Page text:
If you have a spouse in the armed forces, you know that this job can take a toll on their body.  You hear it when they make that groaning sound every morning when they roll over and out of bed, and see it when they wash down handfuls of ibuprofen with an energy drink.

Every workday they will spend at least an hour doing PRT, or Physical Readiness Training. Top minds at the Department of the Army spent years designing this optimal physical strengthening regime that consists mostly of jumping up and down in a parking lot for an hour. Not exactly the kind of exercise that is gentle on the joints of the body.

Add ruck marches, field exercises, deployments, air jumps, and running- miles and miles of running- and suddenly your spouse calls to tell you that this time, it’s not just going to be three days of quarters, or a temporary profile.  This time, the doctors are recommending a Medical Evaluation Board, or MEB.  Now what? Well, don’t despair; with a little bit of organization and motivation, you can go with your spouse into the Medical Retirement process with confidence.

 

Tip # 1: Help a hubby out!

 

Once your spouse has been selected for the MEB, things will start to move very quickly. He will enter the Integrated Disability Evaluation System, or IDES.   He can expect his first phone call within the first week after being given a P3 profile. He will be assigned a PEBLO (Physical Evaluation Board Liaison Officer) who will be his main point of contact throughout the entire process.  The VA will also assign him a MSC (Military Service Coordinator). These two people will be your lifeline if you have any questions along the way.  If possible, you should attend these meetings with your spouse so you can be well informed as to what to expect over the coming months.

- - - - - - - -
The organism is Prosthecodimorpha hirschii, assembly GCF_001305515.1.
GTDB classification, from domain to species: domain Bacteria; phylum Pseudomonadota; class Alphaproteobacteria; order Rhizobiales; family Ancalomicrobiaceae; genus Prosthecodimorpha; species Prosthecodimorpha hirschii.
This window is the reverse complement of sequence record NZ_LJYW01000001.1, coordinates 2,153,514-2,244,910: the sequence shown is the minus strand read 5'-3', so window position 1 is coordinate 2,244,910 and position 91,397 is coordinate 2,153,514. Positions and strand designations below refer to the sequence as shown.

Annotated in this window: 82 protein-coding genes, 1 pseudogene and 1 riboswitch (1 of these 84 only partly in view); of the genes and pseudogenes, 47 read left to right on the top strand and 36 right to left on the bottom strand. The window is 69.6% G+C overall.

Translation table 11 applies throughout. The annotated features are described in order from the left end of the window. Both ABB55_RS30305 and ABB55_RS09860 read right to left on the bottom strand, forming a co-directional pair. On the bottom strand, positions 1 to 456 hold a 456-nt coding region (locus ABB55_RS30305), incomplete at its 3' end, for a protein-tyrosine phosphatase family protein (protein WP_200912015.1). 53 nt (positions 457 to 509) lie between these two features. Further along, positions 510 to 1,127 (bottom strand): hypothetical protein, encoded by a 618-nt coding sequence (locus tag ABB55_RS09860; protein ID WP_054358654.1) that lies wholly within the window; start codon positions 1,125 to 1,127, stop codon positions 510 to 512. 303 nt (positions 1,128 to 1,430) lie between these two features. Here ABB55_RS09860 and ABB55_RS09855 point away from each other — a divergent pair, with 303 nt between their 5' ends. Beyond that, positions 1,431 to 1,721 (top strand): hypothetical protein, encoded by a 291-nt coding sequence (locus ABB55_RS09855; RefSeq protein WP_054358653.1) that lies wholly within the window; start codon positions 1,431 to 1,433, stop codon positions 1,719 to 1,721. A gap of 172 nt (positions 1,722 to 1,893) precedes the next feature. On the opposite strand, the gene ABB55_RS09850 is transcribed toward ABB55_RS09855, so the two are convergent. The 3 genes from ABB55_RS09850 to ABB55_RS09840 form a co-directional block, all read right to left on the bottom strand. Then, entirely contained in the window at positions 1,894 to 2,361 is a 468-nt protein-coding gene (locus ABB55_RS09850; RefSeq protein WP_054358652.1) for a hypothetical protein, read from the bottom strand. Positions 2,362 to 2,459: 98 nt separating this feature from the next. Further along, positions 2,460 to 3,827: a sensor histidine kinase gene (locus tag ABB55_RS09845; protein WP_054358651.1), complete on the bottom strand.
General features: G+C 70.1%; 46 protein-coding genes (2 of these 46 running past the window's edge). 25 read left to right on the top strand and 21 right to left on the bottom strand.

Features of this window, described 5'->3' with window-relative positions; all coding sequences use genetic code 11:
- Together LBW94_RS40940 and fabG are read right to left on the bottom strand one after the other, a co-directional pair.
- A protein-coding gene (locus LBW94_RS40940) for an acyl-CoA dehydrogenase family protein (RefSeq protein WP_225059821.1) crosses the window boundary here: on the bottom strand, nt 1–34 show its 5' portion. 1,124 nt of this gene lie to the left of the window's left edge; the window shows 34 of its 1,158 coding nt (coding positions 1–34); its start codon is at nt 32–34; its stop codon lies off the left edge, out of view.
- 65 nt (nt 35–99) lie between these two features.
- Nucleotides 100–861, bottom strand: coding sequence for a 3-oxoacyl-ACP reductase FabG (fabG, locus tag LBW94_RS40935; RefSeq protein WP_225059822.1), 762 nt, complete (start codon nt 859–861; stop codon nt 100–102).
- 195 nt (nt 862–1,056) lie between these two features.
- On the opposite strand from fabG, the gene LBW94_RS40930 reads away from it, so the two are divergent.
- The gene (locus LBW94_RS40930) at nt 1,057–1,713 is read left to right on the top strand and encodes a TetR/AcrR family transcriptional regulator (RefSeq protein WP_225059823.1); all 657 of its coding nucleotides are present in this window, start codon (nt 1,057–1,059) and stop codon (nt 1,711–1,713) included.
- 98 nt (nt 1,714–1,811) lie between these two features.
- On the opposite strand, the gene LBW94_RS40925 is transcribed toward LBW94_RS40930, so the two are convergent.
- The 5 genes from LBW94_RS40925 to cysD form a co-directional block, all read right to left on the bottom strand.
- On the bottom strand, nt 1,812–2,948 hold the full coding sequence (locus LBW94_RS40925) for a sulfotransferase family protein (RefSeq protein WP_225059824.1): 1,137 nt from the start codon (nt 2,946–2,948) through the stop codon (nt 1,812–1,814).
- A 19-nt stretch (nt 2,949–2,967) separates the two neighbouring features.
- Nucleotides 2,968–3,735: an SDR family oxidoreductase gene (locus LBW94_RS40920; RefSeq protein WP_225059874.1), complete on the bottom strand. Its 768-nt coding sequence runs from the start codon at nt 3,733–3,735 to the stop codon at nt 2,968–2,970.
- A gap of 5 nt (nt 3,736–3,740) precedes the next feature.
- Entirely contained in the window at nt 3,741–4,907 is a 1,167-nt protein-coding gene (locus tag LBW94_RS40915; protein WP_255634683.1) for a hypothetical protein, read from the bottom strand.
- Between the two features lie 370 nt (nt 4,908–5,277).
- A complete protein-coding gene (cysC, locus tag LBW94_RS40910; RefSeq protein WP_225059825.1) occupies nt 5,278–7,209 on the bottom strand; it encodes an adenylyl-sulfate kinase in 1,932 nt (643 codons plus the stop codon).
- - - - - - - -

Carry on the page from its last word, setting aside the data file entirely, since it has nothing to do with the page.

First, help by making the initial few meetings amicable.  PEBLOs and MSCs will see many, many clients during the day, and can get in a rut. You don’t want them to see you, and your spouse as just another face in the revolving door of clients they are supposed to support.  If you take the time to ask them a few questions about themselves at the top of the meeting, and show you are interested in them as a person, you can begin to build a rapport, and set yourself apart as someone that they are invested in helping.

Second, take notes.  A lot of information will get thrown at your spouse in a short amount of time.  If you are writing down what is being said, your spouse is free to engage with the person who can really help get this process off to a good start.

Third, ask questions; this one can be tricky because service members (and your PEBLO and MSC will undoubtedly be retired NCO’s) have a culture that frowns on civilians butting in, but it can also be beneficial if you seem knowledgeable and engaged in the process.  The best thing is to go over everything ahead of time with your spouse, so you go in knowing what they know, and you don’t end up repeating questions that have already been answered.